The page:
The Seville Conference and the Statutory Framework 1995
The Vision from Seville for the Twenty-first Century

Among the perspectives examined by the Seville Conference on Biosphere Reserves, in March 1995, was the prospect for environment-development relations in the twenty-first century, and the possible role of biosphere reserves in contributing to effective responses to emerging trends and problems.  Thus biosphere reserves were poised to take a new role. Not only will they be a means for people who live and work within and around them to attain a dynamic sustainable relationship with the environment and its resources, they will also contribute to the needs of society as a whole, by showing the way to a more sustainable present, and thus future. This is at the heart of the Seville vision for biosphere reserves for the twenty-first century.

Since the Seville Conference, a major effort has been undertaken in many countries to review their biosphere reserves, in the light of the Seville Strategy and the Statutory Framework. An international expert meeting was organized to review the first five years of implementation of the Seville Strategy (1995-2000). This "Seville +5" meeting was held in Pamplona (Spain) in November 2000, and was based on the three levels of implementation of the Seville Strategy (international level, national level, site level). The recommendations of the Seville +5 meeting took up an array of the main challenges and the perceived difficulties in implementing the Seville Strategy and were addressed to several different groups. Recommendations for establishing transboundary biosphere reserves were made at that time.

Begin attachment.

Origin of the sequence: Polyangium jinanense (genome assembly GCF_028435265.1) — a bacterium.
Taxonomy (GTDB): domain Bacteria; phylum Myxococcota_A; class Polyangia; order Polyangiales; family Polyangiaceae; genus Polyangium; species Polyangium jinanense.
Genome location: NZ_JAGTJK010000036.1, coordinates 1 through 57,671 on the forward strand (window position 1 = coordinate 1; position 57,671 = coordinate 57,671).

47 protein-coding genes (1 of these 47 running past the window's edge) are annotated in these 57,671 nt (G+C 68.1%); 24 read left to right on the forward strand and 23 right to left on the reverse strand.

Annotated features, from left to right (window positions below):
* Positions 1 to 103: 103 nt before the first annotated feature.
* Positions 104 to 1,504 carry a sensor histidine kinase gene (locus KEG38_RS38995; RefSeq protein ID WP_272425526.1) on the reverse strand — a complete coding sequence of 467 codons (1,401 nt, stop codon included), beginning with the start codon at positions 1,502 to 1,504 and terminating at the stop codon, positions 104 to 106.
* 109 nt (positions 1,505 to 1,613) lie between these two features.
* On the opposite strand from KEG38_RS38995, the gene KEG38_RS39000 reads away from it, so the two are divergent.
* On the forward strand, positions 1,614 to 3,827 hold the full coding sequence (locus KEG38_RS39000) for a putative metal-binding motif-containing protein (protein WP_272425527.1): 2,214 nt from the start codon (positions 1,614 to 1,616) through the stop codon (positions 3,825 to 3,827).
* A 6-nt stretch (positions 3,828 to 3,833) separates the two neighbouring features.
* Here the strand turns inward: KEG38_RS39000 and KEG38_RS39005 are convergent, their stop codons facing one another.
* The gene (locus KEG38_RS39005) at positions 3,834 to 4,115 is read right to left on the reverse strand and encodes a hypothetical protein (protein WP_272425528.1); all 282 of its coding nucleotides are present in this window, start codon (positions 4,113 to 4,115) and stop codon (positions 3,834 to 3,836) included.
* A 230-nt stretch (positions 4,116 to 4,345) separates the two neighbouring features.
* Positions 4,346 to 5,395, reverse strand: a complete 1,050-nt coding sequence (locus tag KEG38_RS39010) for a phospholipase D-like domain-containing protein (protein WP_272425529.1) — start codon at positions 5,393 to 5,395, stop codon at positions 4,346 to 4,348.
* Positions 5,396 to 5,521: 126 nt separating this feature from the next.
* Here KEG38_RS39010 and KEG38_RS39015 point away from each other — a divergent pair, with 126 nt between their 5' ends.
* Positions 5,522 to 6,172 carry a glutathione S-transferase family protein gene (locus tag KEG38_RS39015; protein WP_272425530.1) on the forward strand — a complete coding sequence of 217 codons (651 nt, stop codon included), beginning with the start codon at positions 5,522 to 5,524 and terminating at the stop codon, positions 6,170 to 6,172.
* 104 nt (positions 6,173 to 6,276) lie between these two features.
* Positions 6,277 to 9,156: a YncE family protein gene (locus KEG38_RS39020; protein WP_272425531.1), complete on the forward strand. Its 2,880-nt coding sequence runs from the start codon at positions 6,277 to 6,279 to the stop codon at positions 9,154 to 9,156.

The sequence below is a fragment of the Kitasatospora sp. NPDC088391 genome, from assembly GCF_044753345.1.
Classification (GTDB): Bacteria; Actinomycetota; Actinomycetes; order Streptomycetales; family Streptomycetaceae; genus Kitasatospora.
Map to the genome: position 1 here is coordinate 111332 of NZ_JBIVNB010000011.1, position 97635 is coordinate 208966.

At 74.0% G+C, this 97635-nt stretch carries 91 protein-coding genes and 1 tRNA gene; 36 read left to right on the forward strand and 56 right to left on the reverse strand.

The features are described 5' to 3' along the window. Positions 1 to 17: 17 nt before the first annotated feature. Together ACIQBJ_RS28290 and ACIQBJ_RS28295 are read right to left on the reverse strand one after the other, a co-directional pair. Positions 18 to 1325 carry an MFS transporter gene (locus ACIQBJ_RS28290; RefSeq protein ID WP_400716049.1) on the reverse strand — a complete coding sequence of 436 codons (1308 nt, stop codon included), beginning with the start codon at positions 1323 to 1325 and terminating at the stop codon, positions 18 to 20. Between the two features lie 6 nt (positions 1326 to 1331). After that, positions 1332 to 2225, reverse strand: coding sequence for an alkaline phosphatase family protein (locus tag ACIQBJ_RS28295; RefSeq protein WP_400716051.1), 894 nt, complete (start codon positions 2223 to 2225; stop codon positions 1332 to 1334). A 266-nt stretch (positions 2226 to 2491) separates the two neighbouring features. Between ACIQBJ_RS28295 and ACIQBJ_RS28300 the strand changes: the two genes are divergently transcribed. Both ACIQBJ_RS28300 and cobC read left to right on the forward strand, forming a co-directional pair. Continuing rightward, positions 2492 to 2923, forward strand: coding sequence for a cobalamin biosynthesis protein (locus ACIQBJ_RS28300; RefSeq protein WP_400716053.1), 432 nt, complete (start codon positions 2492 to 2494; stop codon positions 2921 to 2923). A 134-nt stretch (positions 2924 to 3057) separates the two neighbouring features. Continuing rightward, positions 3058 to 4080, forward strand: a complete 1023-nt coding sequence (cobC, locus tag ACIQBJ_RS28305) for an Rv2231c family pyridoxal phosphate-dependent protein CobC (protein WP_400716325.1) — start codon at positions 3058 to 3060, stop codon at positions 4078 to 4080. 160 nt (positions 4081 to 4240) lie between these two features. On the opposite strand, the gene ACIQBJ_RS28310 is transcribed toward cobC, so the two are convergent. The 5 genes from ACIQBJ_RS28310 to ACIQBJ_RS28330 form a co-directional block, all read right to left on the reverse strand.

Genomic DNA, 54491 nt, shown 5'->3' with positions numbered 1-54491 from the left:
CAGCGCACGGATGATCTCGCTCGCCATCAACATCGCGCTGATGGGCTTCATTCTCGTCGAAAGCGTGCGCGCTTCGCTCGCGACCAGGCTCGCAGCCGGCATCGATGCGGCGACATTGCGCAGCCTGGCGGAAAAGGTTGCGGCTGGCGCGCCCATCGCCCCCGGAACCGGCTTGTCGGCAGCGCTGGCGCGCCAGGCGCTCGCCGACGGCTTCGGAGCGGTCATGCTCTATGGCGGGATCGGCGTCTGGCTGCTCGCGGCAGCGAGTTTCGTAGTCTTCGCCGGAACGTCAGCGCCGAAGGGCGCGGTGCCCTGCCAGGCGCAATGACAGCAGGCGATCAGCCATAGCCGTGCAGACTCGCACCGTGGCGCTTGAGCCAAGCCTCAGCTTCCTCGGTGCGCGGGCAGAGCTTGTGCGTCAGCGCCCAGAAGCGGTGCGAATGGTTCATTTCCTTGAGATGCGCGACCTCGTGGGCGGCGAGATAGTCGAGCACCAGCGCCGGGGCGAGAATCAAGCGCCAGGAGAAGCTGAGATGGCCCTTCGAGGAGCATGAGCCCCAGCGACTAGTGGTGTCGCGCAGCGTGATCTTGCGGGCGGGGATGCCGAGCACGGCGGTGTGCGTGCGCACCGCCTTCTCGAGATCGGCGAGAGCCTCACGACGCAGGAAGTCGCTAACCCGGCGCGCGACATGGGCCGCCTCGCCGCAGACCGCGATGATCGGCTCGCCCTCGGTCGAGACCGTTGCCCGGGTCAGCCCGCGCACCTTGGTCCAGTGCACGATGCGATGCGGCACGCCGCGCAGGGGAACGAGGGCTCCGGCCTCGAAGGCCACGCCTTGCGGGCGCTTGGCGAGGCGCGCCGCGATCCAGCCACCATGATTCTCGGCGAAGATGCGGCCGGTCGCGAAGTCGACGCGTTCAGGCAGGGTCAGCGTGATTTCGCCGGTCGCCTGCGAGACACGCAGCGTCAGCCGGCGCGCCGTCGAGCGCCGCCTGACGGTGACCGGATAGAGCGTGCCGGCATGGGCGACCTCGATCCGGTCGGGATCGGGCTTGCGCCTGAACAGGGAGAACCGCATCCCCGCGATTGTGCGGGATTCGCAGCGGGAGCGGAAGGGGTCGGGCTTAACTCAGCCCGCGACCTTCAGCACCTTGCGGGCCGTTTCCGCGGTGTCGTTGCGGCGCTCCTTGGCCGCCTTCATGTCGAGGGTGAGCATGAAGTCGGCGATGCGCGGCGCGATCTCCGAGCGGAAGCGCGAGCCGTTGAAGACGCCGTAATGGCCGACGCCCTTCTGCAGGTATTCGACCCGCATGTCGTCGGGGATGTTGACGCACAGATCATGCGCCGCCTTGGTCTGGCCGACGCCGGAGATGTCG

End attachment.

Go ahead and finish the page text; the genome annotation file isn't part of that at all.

Today, there are nine transboundary biosphere reserves worldwide, and numerous initiatives are taking place.

In 2008, the Third World Congress of biosphere reserves was held in Madrid, Spain which adopted the "Madrid Action Plan" that defines priorities and policies for the period 2008-2013.

The biosphere reserve concept has proved its value beyond protected areas and is increasingly embraced by scientists, planners, policy makers and local communities to bring a variety knowledge, scientific investigations and experiences to link biodiversity conservation and socio-economic development for human well-being. Thus the focus is on developing models for global, national and local sustainability, and for biosphere reserves to serve as learning sites for policy professionals, decision-makers, research and scientific communities, management practitioners and stakeholder communities to work together to translate global principles of sustainable development into locally-relevant praxis.

Today, there are 563 biosphere reserves in 109 countries worldwide.

Related links:



Back to top